Your Guide to Multiple Reading Practices in Literature

It’s the most fundamental concept in dealing with any study of Literature or any art form for that matter, the concept of multiple reading practices is basically a taxonomy of the different methods with which you can obtain meaning from a text. Your natural reaction to anything in life is generally a judgment, a natural human urge to make sense of your surroundings…similarly when applied to a reader’s reaction to literature you can utilize different established approaches to making sense of texts.

Dominant Reading:

A Dominant Reading usually provides a reading of the text reflecting a broad consensus on what a text may mean, such a reading usually places a great deal of emphasis on how the reader believes the author has positioned them to respond. The reader usually reads the text in an ‘author friendly’ manner, although I’ve always been mystified as to how the reader determines what the intended meaning of a text was, on the part of an author, nevertheless this concept of a dominant reading persists as a type of reading which supposedly involves the reader traveling along the trajectory the author has designed to produce the meaning that the author intended. It is my personal opinion, that it is simply the ‘mainstream’ interpretation of a text which gains the de facto legitimacy of ‘author approved’ by sheer weight of numbers.

Alternative Reading

An Alternative Reading produces as the name might suggest, a meaning that is different from a dominant reading but nevertheless recognizes the purpose of the author in a text and does not ‘go against the grain’ of the text. The distinction between an Alternative Reading and a Resistant Reading, would probably be that an Alternative Reading is still heavily reliant on the text while a Resistant Reading implicitly requires to a greater extent ideological or contextual baggage which the reader uses to challenge the premise of a text.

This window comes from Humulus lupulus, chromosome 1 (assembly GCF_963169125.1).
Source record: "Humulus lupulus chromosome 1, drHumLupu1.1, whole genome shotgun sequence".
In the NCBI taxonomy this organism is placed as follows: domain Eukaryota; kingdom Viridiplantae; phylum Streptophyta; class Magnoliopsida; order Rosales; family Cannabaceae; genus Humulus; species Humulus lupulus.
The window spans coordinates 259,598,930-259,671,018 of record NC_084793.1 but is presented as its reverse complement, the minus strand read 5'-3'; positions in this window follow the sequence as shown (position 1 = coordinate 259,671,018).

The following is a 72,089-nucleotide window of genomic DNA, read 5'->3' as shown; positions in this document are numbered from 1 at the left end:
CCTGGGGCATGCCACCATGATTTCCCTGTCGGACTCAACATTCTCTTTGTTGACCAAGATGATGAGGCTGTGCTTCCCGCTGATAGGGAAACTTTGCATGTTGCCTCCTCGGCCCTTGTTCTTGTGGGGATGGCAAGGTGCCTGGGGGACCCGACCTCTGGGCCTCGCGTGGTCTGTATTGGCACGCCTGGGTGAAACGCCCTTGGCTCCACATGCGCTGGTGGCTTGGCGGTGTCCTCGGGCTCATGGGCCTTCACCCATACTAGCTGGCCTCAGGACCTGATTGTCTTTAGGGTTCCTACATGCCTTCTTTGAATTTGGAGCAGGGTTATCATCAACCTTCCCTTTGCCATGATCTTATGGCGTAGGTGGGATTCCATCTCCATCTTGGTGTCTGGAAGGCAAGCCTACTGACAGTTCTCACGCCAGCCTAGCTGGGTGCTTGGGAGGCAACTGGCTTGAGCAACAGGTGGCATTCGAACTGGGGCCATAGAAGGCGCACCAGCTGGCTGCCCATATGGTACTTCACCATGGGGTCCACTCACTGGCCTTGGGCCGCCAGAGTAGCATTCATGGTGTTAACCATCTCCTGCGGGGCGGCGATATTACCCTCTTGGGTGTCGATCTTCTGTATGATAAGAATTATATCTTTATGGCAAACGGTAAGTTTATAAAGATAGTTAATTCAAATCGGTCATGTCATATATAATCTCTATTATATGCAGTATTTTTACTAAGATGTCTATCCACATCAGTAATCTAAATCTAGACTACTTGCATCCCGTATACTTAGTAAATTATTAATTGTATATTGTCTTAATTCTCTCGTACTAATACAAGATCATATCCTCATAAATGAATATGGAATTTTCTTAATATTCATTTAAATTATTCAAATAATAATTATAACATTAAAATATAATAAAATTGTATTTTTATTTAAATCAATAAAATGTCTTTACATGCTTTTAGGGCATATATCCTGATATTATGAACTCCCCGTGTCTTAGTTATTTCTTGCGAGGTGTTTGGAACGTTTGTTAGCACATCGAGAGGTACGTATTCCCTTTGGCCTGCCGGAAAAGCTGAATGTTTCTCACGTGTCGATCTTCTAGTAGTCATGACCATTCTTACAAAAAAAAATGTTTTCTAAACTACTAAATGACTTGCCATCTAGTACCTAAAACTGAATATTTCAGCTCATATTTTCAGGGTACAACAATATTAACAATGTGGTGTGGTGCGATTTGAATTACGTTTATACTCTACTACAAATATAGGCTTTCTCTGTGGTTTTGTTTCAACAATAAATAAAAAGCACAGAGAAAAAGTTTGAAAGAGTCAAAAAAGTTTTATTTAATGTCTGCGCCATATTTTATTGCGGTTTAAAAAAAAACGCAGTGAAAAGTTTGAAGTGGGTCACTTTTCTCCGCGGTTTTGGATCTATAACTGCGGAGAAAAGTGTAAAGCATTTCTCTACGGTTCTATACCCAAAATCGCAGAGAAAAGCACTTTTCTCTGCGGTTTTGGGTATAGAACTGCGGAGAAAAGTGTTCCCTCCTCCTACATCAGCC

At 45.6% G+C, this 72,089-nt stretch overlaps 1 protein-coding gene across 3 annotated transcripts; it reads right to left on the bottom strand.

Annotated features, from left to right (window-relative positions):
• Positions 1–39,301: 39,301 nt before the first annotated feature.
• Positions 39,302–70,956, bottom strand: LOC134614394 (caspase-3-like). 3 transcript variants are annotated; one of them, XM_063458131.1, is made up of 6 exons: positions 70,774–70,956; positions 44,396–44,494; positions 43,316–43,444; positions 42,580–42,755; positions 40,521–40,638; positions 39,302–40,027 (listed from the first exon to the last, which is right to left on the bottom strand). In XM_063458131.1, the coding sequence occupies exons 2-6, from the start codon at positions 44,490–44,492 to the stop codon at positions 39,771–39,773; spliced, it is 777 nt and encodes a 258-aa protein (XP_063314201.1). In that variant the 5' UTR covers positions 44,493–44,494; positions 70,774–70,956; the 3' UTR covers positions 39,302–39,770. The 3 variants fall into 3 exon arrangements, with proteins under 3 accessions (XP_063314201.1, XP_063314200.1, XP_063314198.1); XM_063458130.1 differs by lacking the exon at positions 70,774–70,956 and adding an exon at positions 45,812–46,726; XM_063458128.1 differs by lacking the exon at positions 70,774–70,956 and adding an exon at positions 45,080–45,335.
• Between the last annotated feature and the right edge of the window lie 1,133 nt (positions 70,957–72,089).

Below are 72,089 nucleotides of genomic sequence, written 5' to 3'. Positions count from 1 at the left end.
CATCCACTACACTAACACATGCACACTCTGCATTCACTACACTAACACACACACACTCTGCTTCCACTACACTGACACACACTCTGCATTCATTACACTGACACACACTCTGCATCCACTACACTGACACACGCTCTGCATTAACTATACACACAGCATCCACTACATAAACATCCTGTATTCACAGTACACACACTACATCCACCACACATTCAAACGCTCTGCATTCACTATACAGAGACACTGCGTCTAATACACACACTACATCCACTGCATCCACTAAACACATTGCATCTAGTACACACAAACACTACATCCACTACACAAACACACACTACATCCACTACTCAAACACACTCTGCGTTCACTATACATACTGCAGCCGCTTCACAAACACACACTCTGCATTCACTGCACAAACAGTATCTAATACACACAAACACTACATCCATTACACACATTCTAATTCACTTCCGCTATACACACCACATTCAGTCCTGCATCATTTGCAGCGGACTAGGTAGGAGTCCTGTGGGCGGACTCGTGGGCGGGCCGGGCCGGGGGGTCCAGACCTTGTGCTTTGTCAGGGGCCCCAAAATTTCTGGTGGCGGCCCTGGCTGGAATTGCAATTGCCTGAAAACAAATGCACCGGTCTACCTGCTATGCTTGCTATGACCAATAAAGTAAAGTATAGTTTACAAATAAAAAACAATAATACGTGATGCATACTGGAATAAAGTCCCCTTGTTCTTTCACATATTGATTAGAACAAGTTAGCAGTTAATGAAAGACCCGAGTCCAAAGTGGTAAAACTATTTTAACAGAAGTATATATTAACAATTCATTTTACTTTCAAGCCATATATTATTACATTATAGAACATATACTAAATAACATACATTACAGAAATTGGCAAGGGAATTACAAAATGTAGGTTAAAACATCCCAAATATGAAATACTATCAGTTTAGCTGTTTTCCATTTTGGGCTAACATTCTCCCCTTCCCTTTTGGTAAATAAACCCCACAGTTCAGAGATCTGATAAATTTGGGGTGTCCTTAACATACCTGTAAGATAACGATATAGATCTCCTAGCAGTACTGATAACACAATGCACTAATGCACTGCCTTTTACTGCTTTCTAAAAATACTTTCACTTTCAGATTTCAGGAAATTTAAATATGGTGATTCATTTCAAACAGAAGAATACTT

Resistant Reading

A Resistant Reading ‘goes against the grain of the text’ and usually involves the reader being less reliant on the text and usually involves a much greater contextual influence; in terms of ideology, race, class or gender.

Feminist Reading

A Feminist reading foregrounds the representations of women: by that I mean the way key female characters are characterised and the values they hold, and the way the reader is positioned to respond to them.

Judith Fetterly author of ‘The Resisting Reader’ a seminal work in the area of Feminist and other recent developments in alternative readings, summarized the purpose of a feminist reading as “Feminist criticism is a political act whose aim is not simply to interpret the world but to change it by changing the consciousness of those who read and their relation to what they read.”

The underlying assumption of any Feminist Reading is an awareness or ‘consciousness’ on the part of the reader of a patriarchal hegemony reinforcing an oppressive set of roles and expectations for women, and literature as part of a dominant discourse for much of human history …